The Natural Products Association (NPA) on Monday filed an amended lawsuit against FDA in an ongoing fight over the legality of NAC (N-acetyl-L-cysteine) in dietary supplements.
FDA has stated the Dietary Supplement Health and Education Act of 1994 (DSHEA) prohibits the inclusion of NAC in supplements because the ingredient or “article” was first approved as a drug in 1963. NPA’s lawsuit, and two citizen petitions filed with FDA, claim the agency’s position is incorrect for a host of reasons.
Industry stakeholders have provided FDA evidence that NAC was marketed in nutritional products before passage of DSHEA. They also have argued the drug exclusion provision in DSHEA only applies prospectively to “articles” approved or studied after—and not before—the law’s enactment.
Differences between NAC drug and supplements
NPA’s 29-page first amended complaint, filed in the U.S. District Court for the District of Maryland where FDA is headquartered, incorporates several new allegations. For example, NPA argued FDA’s approval of NAC as an inhalant drug in 1963 does not prohibit the ingredient’s inclusion in dietary supplements that are orally ingested.
The inhalant drug (called “Mucomyst”) and NAC supplements are administered differently, and the dosages are not the same, according to NPA’s complaint.
“Therefore, the 1963 approval date has no bearing on NAC’s characterization as a lawful dietary ingredient for inclusion in dietary supplements because the drug exclusion clause cannot apply, even if DSHEA could be applied retroactively,” lawyers with Arnall Golden Gregory LLP (AGG), NPA’s outside counsel, wrote in the amended complaint.
NPA referenced documents showing subsequent FDA approvals for Mucomyst inhalation and oral use and oral/intubation use in 1982 and 1985, respectively.
“The specious and unspecified conditions of the records and their contents concerning the oral approval of acetylcysteine relied upon by FDA are insufficient to establish a drug approval that should be used to exclude the dietary ingredient NAC from the definition of a dietary supplement under DSHEA,” NPA’s amended lawsuit asserted.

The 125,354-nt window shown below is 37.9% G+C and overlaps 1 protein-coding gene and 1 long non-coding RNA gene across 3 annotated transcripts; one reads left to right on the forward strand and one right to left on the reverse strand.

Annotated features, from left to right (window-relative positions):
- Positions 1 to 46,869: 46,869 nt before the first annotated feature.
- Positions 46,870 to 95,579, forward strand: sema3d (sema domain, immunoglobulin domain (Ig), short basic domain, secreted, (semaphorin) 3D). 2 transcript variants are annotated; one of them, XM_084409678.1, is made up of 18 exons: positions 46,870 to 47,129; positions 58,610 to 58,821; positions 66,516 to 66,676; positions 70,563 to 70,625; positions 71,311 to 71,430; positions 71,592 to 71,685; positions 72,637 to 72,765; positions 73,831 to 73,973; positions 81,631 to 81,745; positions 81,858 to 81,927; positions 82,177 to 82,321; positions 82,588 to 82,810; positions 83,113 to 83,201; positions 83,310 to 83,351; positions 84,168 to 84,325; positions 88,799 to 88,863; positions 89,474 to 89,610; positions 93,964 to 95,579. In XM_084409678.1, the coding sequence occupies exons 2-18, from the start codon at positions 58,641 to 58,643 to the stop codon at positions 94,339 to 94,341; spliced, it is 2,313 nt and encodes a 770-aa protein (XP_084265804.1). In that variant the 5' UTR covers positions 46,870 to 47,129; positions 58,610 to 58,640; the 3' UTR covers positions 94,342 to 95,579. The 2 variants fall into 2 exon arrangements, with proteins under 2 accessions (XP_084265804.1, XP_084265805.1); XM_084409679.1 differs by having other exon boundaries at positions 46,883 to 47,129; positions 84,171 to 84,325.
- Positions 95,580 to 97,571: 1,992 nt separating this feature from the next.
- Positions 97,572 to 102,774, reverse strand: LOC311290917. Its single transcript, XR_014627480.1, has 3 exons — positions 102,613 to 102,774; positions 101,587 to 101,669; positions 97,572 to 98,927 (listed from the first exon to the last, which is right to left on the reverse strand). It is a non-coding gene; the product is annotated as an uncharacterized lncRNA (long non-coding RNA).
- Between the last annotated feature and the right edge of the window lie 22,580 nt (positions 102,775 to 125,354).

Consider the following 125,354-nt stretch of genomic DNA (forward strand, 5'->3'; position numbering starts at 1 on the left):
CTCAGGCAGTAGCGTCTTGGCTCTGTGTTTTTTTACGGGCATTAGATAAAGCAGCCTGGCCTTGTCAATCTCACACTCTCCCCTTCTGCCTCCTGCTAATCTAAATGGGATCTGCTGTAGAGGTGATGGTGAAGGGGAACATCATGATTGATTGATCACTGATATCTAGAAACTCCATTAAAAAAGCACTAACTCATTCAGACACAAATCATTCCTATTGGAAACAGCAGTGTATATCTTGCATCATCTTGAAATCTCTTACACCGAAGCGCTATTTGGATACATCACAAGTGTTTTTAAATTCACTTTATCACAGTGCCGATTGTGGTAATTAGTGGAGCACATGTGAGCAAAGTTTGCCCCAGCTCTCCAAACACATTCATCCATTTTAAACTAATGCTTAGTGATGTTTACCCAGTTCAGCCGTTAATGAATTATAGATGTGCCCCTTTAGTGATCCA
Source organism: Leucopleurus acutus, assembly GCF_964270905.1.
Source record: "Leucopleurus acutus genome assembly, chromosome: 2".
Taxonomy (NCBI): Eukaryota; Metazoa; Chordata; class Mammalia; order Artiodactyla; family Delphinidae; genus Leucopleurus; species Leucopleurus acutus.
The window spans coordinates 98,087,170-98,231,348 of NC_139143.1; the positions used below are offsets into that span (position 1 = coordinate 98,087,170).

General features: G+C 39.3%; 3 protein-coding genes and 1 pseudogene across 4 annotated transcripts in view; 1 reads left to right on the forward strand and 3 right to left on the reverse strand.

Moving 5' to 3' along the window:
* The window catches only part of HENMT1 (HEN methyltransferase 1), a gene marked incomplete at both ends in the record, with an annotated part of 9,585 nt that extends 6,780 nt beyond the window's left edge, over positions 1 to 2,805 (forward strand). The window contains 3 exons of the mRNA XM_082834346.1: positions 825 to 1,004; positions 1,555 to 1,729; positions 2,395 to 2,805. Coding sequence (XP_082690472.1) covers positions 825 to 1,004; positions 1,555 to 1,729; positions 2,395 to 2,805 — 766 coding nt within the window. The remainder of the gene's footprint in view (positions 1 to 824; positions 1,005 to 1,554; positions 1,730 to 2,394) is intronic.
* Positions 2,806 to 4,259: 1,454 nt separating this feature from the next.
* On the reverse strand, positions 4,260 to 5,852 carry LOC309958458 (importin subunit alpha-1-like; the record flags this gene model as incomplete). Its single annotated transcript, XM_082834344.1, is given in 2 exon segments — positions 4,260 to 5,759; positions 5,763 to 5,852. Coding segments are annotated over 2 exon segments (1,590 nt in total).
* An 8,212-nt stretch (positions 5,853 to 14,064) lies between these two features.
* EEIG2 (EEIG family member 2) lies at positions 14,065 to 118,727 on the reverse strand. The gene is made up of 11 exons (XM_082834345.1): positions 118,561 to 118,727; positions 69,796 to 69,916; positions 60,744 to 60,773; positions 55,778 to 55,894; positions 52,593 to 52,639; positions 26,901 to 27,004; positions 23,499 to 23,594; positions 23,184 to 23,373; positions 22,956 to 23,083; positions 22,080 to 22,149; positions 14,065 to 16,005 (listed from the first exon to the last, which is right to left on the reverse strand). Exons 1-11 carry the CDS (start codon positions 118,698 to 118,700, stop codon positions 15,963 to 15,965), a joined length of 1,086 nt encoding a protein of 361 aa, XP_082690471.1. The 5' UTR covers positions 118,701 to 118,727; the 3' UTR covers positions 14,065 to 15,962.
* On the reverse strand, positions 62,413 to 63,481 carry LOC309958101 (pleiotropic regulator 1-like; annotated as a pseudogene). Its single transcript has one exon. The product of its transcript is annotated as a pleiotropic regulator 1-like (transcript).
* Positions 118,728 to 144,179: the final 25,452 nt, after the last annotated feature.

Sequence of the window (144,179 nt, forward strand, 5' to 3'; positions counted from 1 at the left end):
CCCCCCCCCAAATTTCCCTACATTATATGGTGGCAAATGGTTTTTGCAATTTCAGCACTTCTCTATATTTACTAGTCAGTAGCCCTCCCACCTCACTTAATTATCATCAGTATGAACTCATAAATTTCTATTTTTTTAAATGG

In a citizen petition filed with FDA prior to its initial lawsuit, NPA requested FDA either decide NAC is not excluded from the definition of a dietary supplement or, in the alternative, initiate a rulemaking to make NAC lawful in supplements. In a separate citizen petition, the Council for Responsible Nutrition (CRN) requested FDA reverse its position regarding NAC.
FDA has received over 20 comments in a regulatory docket it opened relating to the two petitions and its request for information on the past use of NAC in products sold as dietary supplements. The agency has not substantively responded to the legal arguments made in either citizen petition, including the argument over whether DSHEA should be applied retroactively or prospectively.
An FDA spokesperson said the agency is “continuing to review the NAC comments.”
In an interview Tuesday, Dan Fabricant, president and CEO of NPA, expressed doubt that FDA would open a rulemaking, saying the agency has “had ample opportunity” to initiate one already. He also is skeptical the agency will answer the legal questions raised.
“I would be very surprised if now all of a sudden they issued a rulemaking,” he said. “If they did, the only reason they would have done that is because we had to sue them.”
He said he anticipated FDA will exercise “some form of enforcement discretion” or issue a statement about enforcement discretion. Fabricant suggested such a development wouldn’t prevent FDA from tinkering with NAC supplements in the future or undo the harm that has resulted from its controversial position.
Amazon in 2021 removed NAC supplements from its platform, and industry stakeholders have cited other adverse consequences stemming from FDA’s position in 2020 warning letters concerning NAC. For instance, FDA has denied requested export certificates for NAC-containing supplement products, according to NPA’s lawsuit. Such certificates provide information to foreign governments concerning the regulatory or marketing status of a product.
“FDA cannot try to use informal action or discretion to try to avoid NPA’s allegations that the agency has used a legally erroneous and arbitrary and capricious interpretation and application of DSHEA,” NPA wrote in its first amended complaint. “Enforcement discretion cannot be used to sidestep FDA’s violation of the relevant statute and to cause adverse action to be taken against NPA and its members relating to NAC…These adverse actions must also be addressed.”
The U.S. Department of Justice has until around mid-March to respond to NPA’s first amended complaint. The lawsuit names as defendants FDA, the U.S. Department of Health and Human Services (HHS), Xavier Becerra in his official capacity as HHS secretary; and Dr. Robert Califf in his official capacity as FDA commissioner.
FDA declined to comment on pending litigation.